Also, modern x-rays are much safer than their older counterparts were. The radiation dose is a fraction of what it used to be. You can always ask for a lead apron to be used while the x-rays are being taken to lower the radiation dose even further.
Essentially these dental tools are materials that are applied to the chewing surfaces of a child’s teeth and they can help form an artificial barrier between foods, especially acidic foods, and your child’s teeth. They are essential in helping to prevent teeth decay in children for whom that is a concern. Utilizing sealants can help keep your child happy, healthy, and pain-free especially if developing cavities runs in your family.
A crown is just that – it is a cap made from either dental porcelain or metal that covers a tooth that may have had a chip or had a significant cavity in it. Crowns are often used over teeth that have had root canals performed on them. You might think that having a crown on a milk tooth is unnecessary, but it really isn’t. Though that tooth won’t be around for long, the adult tooth in the jaw below will be, and caring for the milk tooth will ensure that it stays healthy and no infection will start that could potentially spread.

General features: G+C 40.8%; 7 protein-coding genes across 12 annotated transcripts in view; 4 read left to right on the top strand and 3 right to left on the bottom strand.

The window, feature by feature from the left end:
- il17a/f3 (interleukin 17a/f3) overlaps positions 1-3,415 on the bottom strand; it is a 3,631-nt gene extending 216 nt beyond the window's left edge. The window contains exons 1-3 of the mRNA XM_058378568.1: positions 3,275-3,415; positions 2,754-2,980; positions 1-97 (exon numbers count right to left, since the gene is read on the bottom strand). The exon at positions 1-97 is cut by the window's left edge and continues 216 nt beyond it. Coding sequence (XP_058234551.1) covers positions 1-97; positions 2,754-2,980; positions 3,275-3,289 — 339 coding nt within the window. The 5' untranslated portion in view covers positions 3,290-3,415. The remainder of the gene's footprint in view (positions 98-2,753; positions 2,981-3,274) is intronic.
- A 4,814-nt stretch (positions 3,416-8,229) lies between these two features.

Fillings come in two styles – amalgam and composite. The amalgam is a mix of metals that are often stronger than the composite resin materials, so they are better suited for bite surfaces or larger cavities. Composite resins can be matched to the color of the teeth so they blend in better and are often used on lower teeth as a result. Both provide protection for the tooth from any further damage caused by tooth decay.
The great news is that not only is there an option there are many options. Both tooth fillings and a false tooth can be shaded nearly any color to help match your child’s natural teeth. This can most often happen if there is a cavity in one of the adult teeth that is too large or goes too deep and reaches the nerve. In this case, either a crown, a filling, or a total replacement may be needed for the tooth in which case you will be able to take a look at the different color options available to ensure that your child gets a color that matches their natural beautiful smile.
Yes! It is essential that children’s oral discomfort be taken seriously. One of the best things that an individual can do if they have a toothache or soreness is to clean the area gently and then utilize a warm salt water to rinse and spit out any food that may have become lodged. It is important not to utilize gum or painkillers for an aching tooth. If the pain continues or the face begins to swell, schedule an emergency dental visit with your pediatric dentist.
If your child accidentally knocked out one of their permanent teeth, gently clean out the area with a little bit of warm salt water and put something cold like a bag of peas or ice wrapped in a towel on the outside of the injured area. If any portion of the tooth has been knocked out save those fragments by placing them in milk and reach out to our office for an emergency dental visit. The sooner you can get in, the better the chances of saving the tooth and being able to restore the area.